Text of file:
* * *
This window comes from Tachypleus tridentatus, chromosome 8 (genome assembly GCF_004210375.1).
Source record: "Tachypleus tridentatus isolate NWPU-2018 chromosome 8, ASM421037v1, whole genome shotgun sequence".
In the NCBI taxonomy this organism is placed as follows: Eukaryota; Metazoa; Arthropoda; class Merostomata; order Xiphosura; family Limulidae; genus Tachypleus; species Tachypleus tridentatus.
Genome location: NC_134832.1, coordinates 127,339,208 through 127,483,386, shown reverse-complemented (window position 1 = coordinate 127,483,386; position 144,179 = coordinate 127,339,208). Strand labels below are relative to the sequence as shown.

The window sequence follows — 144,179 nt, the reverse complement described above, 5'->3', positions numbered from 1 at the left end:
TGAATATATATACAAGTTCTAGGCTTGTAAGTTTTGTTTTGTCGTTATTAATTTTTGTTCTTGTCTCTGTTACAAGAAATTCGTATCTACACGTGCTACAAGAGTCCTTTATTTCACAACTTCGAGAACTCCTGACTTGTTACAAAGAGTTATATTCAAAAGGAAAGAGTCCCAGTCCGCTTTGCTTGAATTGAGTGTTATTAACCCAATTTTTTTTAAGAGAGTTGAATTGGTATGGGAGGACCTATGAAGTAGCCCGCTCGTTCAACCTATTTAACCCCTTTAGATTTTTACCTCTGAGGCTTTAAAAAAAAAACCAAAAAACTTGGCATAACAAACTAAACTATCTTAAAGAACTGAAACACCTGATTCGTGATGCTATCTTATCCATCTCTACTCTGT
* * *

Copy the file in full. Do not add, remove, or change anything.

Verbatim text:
This window comes from Tachypleus tridentatus, chromosome 8 (genome assembly GCF_004210375.1).
Source record: "Tachypleus tridentatus isolate NWPU-2018 chromosome 8, ASM421037v1, whole genome shotgun sequence".
In the NCBI taxonomy this organism is placed as follows: Eukaryota; Metazoa; Arthropoda; class Merostomata; order Xiphosura; family Limulidae; genus Tachypleus; species Tachypleus tridentatus.
Genome location: NC_134832.1, coordinates 127,339,208 through 127,483,386, shown reverse-complemented (window position 1 = coordinate 127,483,386; position 144,179 = coordinate 127,339,208). Strand labels below are relative to the sequence as shown.

The window sequence follows — 144,179 nt, the reverse complement described above, 5'->3', positions numbered from 1 at the left end:
TGAATATATATACAAGTTCTAGGCTTGTAAGTTTTGTTTTGTCGTTATTAATTTTTGTTCTTGTCTCTGTTACAAGAAATTCGTATCTACACGTGCTACAAGAGTCCTTTATTTCACAACTTCGAGAACTCCTGACTTGTTACAAAGAGTTATATTCAAAAGGAAAGAGTCCCAGTCCGCTTTGCTTGAATTGAGTGTTATTAACCCAATTTTTTTTAAGAGAGTTGAATTGGTATGGGAGGACCTATGAAGTAGCCCGCTCGTTCAACCTATTTAACCCCTTTAGATTTTTACCTCTGAGGCTTTAAAAAAAAAACCAAAAAACTTGGCATAACAAACTAAACTATCTTAAAGAACTGAAACACCTGATTCGTGATGCTATCTTATCCATCTCTACTCTGT